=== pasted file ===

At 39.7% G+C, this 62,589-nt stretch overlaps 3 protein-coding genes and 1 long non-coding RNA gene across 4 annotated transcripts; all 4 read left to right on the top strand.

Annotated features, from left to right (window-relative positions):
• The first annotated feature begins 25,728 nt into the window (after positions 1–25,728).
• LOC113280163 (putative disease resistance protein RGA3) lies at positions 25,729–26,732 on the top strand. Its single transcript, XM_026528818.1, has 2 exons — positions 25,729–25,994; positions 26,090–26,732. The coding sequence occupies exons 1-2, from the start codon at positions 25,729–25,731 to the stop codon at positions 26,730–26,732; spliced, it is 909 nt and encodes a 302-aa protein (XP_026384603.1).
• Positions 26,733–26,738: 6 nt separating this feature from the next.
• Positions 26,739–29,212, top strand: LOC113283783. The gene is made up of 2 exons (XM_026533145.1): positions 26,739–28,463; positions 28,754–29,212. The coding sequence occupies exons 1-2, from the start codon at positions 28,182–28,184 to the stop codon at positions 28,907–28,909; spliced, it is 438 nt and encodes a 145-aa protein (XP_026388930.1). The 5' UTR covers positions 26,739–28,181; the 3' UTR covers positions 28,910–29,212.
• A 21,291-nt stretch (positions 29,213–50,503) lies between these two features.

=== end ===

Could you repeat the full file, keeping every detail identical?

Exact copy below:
At 39.7% G+C, this 62,589-nt stretch overlaps 3 protein-coding genes and 1 long non-coding RNA gene across 4 annotated transcripts; all 4 read left to right on the top strand.

Annotated features, from left to right (window-relative positions):
• The first annotated feature begins 25,728 nt into the window (after positions 1–25,728).
• LOC113280163 (putative disease resistance protein RGA3) lies at positions 25,729–26,732 on the top strand. Its single transcript, XM_026528818.1, has 2 exons — positions 25,729–25,994; positions 26,090–26,732. The coding sequence occupies exons 1-2, from the start codon at positions 25,729–25,731 to the stop codon at positions 26,730–26,732; spliced, it is 909 nt and encodes a 302-aa protein (XP_026384603.1).
• Positions 26,733–26,738: 6 nt separating this feature from the next.
• Positions 26,739–29,212, top strand: LOC113283783. The gene is made up of 2 exons (XM_026533145.1): positions 26,739–28,463; positions 28,754–29,212. The coding sequence occupies exons 1-2, from the start codon at positions 28,182–28,184 to the stop codon at positions 28,907–28,909; spliced, it is 438 nt and encodes a 145-aa protein (XP_026388930.1). The 5' UTR covers positions 26,739–28,181; the 3' UTR covers positions 28,910–29,212.
• A 21,291-nt stretch (positions 29,213–50,503) lies between these two features.